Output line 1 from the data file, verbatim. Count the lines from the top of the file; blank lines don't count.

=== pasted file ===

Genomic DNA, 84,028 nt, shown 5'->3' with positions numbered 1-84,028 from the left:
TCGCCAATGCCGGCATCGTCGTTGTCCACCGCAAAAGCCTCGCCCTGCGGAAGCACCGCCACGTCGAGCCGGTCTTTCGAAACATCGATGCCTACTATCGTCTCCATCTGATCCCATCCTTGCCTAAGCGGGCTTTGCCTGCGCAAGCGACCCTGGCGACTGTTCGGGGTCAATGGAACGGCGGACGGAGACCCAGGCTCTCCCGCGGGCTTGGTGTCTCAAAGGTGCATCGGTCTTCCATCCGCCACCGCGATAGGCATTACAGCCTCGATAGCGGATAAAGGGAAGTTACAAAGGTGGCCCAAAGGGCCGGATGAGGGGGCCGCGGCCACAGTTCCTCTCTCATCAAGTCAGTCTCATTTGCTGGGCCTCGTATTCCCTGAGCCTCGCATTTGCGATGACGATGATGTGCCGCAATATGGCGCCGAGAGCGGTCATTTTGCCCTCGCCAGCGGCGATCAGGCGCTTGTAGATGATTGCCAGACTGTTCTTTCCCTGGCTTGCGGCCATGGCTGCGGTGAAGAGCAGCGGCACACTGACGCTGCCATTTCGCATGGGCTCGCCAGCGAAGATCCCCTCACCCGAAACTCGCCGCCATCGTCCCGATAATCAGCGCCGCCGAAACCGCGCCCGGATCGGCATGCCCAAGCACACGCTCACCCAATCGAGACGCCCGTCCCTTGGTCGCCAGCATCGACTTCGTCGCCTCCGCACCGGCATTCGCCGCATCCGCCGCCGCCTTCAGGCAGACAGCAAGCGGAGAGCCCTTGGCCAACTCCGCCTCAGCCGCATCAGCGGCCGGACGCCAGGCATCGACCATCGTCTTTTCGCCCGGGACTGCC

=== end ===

Genomic DNA, 84,028 nt, shown 5'->3' with positions numbered 1-84,028 from the left: